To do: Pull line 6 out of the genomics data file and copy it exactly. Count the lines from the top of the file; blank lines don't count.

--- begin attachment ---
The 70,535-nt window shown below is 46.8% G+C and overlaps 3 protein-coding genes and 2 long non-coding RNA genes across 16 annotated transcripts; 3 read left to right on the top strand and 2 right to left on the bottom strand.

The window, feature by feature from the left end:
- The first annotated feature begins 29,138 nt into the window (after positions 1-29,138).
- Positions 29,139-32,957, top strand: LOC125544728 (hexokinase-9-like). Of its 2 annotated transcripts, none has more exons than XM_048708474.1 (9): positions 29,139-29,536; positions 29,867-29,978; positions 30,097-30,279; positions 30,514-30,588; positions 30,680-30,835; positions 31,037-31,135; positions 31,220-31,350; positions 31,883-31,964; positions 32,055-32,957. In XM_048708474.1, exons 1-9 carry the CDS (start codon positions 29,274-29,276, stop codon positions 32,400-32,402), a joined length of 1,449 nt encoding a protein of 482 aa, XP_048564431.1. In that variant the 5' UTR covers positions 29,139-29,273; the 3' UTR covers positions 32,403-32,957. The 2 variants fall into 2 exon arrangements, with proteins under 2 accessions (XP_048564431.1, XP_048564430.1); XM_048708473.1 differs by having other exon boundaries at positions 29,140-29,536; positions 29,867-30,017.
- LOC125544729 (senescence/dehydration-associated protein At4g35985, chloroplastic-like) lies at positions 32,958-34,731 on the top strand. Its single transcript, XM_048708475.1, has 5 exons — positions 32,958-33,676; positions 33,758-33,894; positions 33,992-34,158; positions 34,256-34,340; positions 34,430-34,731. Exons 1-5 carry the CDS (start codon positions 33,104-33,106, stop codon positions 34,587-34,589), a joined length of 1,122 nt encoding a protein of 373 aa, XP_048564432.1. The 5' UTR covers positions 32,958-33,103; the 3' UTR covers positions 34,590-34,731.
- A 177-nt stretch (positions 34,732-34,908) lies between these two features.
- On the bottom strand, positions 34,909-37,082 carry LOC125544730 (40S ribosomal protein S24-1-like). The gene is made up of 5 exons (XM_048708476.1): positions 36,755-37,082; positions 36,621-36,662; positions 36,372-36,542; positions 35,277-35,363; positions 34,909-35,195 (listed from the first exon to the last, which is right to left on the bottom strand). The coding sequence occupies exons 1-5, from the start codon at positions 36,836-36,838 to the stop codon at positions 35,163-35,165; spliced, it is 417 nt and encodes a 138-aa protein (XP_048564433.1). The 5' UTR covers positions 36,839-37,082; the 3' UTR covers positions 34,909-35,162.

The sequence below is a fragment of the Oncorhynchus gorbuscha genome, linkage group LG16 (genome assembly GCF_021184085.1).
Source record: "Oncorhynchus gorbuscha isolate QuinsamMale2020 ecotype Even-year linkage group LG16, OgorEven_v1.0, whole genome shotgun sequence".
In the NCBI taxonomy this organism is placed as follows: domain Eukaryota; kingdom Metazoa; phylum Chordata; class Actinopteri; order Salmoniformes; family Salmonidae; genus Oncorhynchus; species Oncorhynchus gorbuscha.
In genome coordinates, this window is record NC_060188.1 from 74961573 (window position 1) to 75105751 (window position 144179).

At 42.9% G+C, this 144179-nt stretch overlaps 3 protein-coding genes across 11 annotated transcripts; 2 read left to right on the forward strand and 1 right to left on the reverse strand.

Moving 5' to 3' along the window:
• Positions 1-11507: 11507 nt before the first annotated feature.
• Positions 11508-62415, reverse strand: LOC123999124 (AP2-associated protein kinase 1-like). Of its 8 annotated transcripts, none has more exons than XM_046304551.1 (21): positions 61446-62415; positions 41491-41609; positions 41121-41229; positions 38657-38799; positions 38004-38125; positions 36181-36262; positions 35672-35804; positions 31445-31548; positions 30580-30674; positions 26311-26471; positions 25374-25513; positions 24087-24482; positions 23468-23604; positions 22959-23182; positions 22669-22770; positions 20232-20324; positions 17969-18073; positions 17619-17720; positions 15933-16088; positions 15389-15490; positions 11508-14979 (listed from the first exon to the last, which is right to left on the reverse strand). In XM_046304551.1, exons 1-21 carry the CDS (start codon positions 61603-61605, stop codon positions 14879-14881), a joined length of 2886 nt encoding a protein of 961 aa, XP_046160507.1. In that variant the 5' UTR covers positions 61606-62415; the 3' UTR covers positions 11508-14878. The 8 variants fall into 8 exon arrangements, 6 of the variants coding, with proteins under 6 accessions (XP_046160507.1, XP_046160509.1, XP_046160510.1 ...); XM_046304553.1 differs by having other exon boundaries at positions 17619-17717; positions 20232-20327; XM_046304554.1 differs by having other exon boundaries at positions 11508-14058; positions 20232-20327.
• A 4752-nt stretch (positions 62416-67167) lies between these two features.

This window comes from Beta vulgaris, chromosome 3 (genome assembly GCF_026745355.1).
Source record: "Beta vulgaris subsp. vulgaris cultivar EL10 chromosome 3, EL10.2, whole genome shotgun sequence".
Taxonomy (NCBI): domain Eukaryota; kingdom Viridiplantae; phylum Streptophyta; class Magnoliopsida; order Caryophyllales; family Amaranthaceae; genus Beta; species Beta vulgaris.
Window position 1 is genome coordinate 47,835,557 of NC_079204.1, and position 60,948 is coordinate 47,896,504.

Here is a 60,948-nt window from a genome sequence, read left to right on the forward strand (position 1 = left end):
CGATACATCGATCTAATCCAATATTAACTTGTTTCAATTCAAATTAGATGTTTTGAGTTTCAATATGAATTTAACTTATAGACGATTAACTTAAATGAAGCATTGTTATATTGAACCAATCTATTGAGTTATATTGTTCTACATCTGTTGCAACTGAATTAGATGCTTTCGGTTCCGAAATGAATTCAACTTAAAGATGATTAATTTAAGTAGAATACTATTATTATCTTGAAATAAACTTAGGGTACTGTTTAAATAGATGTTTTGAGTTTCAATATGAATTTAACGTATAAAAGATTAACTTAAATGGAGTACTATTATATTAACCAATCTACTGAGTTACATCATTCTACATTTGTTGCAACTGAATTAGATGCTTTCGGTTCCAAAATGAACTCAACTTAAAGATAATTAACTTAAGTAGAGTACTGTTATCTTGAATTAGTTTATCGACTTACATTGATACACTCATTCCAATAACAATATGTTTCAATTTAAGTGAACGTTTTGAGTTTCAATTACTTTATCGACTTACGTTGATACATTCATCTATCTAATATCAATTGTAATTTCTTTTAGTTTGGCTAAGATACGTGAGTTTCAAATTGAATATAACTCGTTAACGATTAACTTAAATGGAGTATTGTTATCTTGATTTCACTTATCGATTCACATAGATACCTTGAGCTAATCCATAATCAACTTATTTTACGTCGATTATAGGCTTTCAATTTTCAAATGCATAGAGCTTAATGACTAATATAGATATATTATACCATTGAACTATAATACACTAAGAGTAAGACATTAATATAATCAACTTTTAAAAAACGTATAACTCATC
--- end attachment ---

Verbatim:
- A 177-nt stretch (positions 34,732-34,908) lies between these two features.